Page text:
Identity Project: Part 1A : Preparing for the braids

Probably the hardest part of getting braids for me was deciding to actually get them. I had the support and encouragement of many of my friends, and they assured me it wouldn’t look weird (which I assumed in my head it would) and that they’d help me figure out how to manage them. And so after going back and forth about a million times, I finally agreed to do it.

You see, my hesitation came from the fact that this was a style unknown to me. I’d literally, just this past semester come to terms with my curly hair and how much I actually love the fact that it doesn’t listen to me. I just learned how to take care of my curly hair, and accept that it’s not a fro, but it’s pretty awesome, and if I take care of it, it will be awesome for a very long time. So now, to think of changing my entire head in this fashion was a challenge for me. When it came to my mind to turn it into a sociological experiment, then it became more acceptable in my mind. Why? Well I believe its because I didn’t want to confront the real reason I was hesitant.

I was scared.

Scared of something that I’ve actually always wanted to do, but have never had the courage or belief that I would ever get to do. I’d always admired my friends who would get box braids and wondered how they even worked, because believe me when I say I had no idea, I truly had no idea.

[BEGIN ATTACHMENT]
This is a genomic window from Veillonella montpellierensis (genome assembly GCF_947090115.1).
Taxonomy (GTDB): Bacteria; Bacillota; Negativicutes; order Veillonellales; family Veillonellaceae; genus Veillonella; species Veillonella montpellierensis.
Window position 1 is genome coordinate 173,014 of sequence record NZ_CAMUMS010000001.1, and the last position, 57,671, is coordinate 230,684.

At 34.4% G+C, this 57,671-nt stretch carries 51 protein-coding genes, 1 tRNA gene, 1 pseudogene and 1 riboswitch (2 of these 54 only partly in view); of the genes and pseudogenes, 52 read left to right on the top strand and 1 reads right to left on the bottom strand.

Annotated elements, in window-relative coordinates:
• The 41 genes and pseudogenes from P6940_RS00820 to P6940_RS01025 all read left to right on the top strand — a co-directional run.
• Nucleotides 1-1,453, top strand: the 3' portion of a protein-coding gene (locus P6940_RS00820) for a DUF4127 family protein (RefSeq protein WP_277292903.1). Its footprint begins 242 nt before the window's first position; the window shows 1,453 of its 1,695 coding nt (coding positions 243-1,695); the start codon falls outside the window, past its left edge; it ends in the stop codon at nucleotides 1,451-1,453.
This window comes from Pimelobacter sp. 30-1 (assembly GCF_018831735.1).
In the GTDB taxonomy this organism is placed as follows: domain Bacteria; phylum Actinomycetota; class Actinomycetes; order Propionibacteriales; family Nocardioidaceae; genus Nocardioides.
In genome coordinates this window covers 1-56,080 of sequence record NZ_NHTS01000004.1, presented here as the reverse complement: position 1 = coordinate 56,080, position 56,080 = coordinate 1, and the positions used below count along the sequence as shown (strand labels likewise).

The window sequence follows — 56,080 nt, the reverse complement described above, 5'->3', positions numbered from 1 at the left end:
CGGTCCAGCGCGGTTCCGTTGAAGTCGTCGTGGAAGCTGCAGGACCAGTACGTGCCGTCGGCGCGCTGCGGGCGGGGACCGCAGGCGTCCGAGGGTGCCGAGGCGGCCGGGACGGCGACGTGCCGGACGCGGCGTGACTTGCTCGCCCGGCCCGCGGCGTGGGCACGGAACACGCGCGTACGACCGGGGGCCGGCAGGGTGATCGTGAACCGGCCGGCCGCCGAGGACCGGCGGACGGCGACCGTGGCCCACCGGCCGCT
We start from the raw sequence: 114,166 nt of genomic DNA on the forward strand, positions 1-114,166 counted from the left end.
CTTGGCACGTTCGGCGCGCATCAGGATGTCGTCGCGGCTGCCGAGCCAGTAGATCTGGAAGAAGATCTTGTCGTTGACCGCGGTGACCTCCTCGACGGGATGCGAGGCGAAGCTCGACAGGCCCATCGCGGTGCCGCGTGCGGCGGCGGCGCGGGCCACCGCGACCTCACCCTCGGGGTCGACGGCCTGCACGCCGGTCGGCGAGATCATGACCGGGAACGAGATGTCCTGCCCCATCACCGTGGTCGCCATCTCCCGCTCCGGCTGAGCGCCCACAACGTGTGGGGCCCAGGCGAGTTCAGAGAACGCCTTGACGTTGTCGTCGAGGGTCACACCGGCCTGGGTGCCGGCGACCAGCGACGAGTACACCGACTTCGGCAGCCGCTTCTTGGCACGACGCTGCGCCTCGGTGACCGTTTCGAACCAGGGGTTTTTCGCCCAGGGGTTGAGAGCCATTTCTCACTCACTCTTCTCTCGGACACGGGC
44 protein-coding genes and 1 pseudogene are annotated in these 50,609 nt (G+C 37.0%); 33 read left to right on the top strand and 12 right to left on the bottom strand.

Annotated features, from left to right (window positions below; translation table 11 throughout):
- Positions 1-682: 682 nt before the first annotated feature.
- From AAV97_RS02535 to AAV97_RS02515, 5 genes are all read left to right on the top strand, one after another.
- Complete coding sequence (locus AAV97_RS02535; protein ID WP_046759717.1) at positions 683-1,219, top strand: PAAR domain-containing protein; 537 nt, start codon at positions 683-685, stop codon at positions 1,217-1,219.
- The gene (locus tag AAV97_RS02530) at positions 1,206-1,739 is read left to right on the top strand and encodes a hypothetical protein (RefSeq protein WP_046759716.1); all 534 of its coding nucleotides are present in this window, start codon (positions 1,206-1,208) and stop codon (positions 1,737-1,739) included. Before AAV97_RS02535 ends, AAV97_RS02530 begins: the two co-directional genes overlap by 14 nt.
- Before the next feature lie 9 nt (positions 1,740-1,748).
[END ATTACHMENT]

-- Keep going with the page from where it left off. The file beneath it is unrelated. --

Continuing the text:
Scared that I couldn’t pull it off, the same way I didn’t pull off that awkward red hair I accidentally had in the 8th grade after dying my hair to get a lighter brown.

So what I did was, tell people. I told people I knew would hold me accountable for this big change I was going to go through, and that’s what held me to it. I’m a person of my word, and so if I said I was getting braids, then I had to get braids.

Let me tell you about my process.

Let’s start with my inspiration. When I finally decided that I was going to go through with this, I looked for inspiration. Where you ask? Pinterest of course.

These two beautiful women were my inspiration:

inspiration2 inspiration1


The picture on the left, was how thick I was thinking they would be. The one on the right, was how long I dreamed of them being. They aren’t that long, but they’re long enough. BELIEVE ME. Any longer, with my height (or lack thereof) I would have been tripping over my own hair, no good.

My friend Jayana Lott is the beloved, endless patience having person that did my hair for me. And I must have nagged the mess out of her about when we were going to the store, and insisting that I went. She was always nice about it, and finally we went to : Venus Beauty Supply on Patton Avenue in Asheville, NC.  A whole new world for me.

You see, I’ve never used weave before in my life. Never bought it, wouldn’t know the good kind from the bad kind on the shelf even if I guessed. The closest thing I’ve ever had to using weave was that one time when I was 7 and I had a clip in ponytail for no reason except all the other girls had them.